Some Perspective on Winter 2014

      NASA Earth Observatory images by Jesse Allen, using MODIS data from the Land Processes Distributed Active Archive Center (LPDAAC). Caption by Michael Carlowicz.


NASA Earth Observatory images by Jesse Allen, using MODIS data from the Land Processes Distributed Active Archive Center (LPDAAC). Caption by Michael Carlowicz.

For many residents of North America, the winter of 2013-14 has felt like one of the coldest in many years. Waves of Arctic air brought extended periods of cold weather and above-average snowfall to the middle and eastern portions of the United States and Canada. Seven Midwestern states had one of their top-ten coldest winters, and the Great Lakes were chilled until they reached nearly 91 percent ice cover. Even portions of Mexico and Central America were cooler than normal. Read More

Dust Storm Blows Across Texas

NASA images courtesy Jeff Schmaltz, LANCE/EOSDIS MODIS Rapid Response Team at NASA GSFC. Caption by Holli Riebeek.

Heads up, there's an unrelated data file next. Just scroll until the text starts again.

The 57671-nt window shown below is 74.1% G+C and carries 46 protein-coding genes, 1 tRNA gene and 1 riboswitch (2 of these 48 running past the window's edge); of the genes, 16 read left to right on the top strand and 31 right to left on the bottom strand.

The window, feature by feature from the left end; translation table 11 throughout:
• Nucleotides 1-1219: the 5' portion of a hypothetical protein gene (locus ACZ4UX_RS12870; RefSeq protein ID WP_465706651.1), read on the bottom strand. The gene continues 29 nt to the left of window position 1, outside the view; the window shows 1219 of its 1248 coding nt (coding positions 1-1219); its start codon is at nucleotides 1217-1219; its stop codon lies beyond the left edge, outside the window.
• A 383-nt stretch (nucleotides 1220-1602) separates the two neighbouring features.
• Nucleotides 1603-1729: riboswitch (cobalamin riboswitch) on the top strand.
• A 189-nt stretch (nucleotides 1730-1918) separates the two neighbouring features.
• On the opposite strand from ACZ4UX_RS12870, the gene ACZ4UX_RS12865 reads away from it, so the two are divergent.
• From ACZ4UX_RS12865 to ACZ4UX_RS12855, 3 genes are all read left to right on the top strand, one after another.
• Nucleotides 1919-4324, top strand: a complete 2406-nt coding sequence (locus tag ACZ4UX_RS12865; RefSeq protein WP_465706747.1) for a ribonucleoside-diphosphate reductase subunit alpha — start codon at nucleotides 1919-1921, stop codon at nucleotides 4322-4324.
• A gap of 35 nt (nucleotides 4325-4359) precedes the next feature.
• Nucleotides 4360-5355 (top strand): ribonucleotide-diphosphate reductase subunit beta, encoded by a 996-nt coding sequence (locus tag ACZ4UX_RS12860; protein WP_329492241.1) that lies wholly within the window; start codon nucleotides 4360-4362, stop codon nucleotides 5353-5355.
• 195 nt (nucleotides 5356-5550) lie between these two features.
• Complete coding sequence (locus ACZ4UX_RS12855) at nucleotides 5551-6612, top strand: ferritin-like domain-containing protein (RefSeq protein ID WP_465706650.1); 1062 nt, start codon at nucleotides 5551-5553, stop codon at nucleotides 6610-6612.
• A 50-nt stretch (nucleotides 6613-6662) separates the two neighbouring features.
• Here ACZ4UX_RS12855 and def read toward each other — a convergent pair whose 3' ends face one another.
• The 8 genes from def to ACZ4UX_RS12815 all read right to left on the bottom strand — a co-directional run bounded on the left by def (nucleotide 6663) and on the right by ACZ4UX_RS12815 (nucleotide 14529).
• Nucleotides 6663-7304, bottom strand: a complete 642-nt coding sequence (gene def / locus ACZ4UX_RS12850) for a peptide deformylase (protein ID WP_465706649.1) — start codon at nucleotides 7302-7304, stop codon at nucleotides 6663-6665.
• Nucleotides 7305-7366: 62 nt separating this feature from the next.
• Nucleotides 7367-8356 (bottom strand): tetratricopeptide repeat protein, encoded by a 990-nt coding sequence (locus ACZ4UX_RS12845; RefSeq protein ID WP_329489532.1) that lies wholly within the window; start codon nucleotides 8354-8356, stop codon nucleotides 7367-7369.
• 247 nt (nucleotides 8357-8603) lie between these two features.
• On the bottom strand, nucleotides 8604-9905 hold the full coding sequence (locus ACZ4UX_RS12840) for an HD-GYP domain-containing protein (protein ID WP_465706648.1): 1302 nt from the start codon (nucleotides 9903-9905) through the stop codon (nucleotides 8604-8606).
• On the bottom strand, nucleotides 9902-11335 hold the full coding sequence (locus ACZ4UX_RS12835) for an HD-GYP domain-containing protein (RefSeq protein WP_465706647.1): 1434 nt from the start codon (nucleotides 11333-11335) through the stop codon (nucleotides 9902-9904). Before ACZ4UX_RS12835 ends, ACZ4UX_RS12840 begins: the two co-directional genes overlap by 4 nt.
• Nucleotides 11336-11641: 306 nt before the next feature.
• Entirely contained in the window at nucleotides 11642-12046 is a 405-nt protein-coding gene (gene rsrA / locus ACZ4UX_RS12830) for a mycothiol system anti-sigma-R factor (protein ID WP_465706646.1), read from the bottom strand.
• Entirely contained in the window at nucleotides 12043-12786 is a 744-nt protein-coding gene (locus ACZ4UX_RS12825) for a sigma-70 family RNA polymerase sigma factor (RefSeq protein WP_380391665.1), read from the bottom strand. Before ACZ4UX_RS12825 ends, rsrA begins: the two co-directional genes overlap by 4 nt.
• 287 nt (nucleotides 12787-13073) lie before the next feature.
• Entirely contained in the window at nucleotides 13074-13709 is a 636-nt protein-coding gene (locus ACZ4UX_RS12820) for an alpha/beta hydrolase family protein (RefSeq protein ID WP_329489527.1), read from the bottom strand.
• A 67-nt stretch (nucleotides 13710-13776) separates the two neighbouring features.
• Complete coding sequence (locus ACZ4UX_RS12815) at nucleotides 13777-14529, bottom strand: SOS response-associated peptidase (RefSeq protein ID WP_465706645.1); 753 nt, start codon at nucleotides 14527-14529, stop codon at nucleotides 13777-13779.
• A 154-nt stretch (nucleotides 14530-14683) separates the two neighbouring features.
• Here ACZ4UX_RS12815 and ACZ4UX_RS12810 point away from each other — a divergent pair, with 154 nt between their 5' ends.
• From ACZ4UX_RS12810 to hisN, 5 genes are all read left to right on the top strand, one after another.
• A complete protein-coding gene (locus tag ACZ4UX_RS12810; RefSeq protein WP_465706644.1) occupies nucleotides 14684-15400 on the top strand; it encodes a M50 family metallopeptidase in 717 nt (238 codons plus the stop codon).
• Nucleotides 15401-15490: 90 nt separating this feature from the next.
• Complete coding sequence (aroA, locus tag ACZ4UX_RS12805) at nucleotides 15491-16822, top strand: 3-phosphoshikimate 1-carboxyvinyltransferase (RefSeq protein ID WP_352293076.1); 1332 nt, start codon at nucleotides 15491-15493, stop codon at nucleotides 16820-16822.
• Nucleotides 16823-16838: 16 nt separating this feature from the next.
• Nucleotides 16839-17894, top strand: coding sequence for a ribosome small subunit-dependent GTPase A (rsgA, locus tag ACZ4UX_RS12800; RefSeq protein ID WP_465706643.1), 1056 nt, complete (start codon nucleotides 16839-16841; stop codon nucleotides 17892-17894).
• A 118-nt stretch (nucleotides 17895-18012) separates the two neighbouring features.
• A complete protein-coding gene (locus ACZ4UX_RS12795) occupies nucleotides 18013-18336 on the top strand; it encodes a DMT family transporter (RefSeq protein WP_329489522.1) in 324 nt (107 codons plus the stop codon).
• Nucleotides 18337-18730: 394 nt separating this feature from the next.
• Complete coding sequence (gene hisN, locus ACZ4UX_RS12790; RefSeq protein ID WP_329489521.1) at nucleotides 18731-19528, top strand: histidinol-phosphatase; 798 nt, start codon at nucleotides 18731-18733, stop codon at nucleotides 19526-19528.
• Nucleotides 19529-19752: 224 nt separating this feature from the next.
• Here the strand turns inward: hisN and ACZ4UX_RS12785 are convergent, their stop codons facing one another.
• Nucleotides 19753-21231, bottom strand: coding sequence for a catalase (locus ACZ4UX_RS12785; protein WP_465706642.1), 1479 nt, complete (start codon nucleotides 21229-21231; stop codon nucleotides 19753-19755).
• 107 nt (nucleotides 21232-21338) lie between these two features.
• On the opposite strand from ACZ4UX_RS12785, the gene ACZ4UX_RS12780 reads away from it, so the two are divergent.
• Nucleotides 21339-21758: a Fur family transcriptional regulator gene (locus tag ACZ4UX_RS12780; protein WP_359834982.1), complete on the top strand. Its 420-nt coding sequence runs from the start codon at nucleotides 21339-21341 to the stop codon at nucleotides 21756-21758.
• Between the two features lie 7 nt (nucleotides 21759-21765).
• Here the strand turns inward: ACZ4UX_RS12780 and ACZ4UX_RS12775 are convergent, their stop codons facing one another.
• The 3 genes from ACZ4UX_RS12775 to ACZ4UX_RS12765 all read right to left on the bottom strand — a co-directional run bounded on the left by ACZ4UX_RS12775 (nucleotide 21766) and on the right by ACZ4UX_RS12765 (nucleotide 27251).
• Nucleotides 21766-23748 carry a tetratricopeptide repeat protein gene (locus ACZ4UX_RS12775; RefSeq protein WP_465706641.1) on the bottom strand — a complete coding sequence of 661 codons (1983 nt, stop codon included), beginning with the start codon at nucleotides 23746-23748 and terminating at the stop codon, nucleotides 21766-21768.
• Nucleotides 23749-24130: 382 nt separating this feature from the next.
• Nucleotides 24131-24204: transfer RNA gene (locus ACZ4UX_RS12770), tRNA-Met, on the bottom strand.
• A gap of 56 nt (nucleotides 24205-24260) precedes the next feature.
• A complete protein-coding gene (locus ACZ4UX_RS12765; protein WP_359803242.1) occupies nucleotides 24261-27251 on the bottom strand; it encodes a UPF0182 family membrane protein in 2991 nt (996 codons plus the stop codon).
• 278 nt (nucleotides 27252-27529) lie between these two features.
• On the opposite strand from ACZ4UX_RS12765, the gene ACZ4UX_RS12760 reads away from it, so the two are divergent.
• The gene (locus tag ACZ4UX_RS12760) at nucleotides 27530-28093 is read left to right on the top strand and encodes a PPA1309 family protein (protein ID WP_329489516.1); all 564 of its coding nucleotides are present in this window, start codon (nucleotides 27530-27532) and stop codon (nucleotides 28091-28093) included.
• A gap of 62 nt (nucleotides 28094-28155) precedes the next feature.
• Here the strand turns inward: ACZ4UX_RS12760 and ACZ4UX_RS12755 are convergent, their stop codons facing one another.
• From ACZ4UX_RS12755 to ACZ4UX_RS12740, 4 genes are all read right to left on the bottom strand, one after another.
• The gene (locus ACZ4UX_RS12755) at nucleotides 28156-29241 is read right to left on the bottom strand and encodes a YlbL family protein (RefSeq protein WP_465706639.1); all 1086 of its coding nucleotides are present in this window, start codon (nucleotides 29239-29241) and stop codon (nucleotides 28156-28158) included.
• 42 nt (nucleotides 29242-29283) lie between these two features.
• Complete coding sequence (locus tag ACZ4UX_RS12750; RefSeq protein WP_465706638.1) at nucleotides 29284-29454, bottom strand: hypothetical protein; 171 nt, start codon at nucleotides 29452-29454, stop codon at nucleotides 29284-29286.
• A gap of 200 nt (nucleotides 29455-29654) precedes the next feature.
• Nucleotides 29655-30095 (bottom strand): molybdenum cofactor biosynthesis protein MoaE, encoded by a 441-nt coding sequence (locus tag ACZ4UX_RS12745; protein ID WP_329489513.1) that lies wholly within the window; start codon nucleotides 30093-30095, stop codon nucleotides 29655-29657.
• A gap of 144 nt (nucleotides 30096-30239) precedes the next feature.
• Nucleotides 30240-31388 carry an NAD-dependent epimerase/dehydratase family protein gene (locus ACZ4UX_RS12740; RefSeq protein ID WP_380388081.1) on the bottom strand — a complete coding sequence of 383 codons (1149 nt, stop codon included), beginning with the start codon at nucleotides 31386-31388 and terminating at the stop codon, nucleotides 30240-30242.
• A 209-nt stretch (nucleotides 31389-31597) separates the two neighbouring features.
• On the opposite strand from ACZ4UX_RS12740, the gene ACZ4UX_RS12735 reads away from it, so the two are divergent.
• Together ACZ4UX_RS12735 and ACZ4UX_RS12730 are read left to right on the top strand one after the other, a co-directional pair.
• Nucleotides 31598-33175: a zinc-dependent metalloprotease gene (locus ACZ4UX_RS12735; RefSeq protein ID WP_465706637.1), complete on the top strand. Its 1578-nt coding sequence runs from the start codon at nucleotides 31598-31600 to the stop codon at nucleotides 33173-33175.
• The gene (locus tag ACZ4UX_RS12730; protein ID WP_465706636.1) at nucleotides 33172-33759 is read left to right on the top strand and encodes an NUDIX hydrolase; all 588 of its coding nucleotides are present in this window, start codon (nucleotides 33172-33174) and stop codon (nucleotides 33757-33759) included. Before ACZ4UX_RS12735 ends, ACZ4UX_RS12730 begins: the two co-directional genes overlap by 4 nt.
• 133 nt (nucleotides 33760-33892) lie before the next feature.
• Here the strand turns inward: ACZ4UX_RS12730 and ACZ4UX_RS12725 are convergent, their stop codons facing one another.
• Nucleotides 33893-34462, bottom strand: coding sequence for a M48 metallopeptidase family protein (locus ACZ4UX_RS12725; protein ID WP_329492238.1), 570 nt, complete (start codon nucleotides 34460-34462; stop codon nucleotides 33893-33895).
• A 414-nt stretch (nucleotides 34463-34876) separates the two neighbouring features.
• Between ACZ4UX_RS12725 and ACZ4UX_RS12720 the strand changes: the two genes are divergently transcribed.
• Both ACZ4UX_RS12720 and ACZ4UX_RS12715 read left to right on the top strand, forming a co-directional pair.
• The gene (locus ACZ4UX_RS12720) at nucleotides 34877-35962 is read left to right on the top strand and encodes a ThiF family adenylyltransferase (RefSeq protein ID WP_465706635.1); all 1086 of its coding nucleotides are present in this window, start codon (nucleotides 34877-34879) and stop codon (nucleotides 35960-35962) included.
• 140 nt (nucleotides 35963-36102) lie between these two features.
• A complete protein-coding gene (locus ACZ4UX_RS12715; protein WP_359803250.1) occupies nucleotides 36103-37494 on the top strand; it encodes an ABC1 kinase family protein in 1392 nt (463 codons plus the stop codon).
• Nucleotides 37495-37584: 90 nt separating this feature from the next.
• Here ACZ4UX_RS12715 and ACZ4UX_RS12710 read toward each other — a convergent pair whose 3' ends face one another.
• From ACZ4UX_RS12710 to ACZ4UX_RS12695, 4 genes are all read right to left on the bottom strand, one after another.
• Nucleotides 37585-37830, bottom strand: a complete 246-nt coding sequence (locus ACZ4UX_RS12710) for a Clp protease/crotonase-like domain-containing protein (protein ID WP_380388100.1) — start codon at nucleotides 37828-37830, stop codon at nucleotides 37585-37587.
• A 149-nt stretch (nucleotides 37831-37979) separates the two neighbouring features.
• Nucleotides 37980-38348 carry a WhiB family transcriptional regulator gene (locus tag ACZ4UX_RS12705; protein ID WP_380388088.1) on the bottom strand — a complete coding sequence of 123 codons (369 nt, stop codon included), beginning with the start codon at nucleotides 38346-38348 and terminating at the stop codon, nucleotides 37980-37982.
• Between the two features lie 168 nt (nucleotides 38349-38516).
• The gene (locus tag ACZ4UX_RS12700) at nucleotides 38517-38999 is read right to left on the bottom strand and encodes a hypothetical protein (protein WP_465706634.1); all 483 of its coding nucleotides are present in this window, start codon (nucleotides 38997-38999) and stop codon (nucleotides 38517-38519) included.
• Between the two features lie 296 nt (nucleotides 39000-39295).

NASA images courtesy Jeff Schmaltz, LANCE/EOSDIS MODIS Rapid Response Team at NASA GSFC. Caption by Holli Riebeek.

A low-pressure system brought strong winds—gusting to 55 miles (85 kilometers) per hour—to the Southern Plains on March 18, 2014. The winds picked up exposed soil from the parched landscape, resulting in a large dust storm that covered parts of Colorado, Kansas, Oklahoma, New Mexico, and Texas. The storm was the second in the past week to sweep across the region with similar wind patterns.

The Moderate Resolution Imaging Spectroradiometer (MODIS) acquired this image of the storm on March 18. The top image shows the dust over the Texas Panhandle at 1:15 p.m. Central Daylight Time from the MODIS instrument on NASA’s Terra satellite. Read more

Cape Verde Under Dust

NASA image courtesy Jeff Schmaltz, LANCE/EOSDIS MODIS Rapid Response Team at NASA GSFC. Caption by Holli Riebeek.

NASA image courtesy Jeff Schmaltz, LANCE/EOSDIS MODIS Rapid Response Team at NASA GSFC. Caption by Holli Riebeek.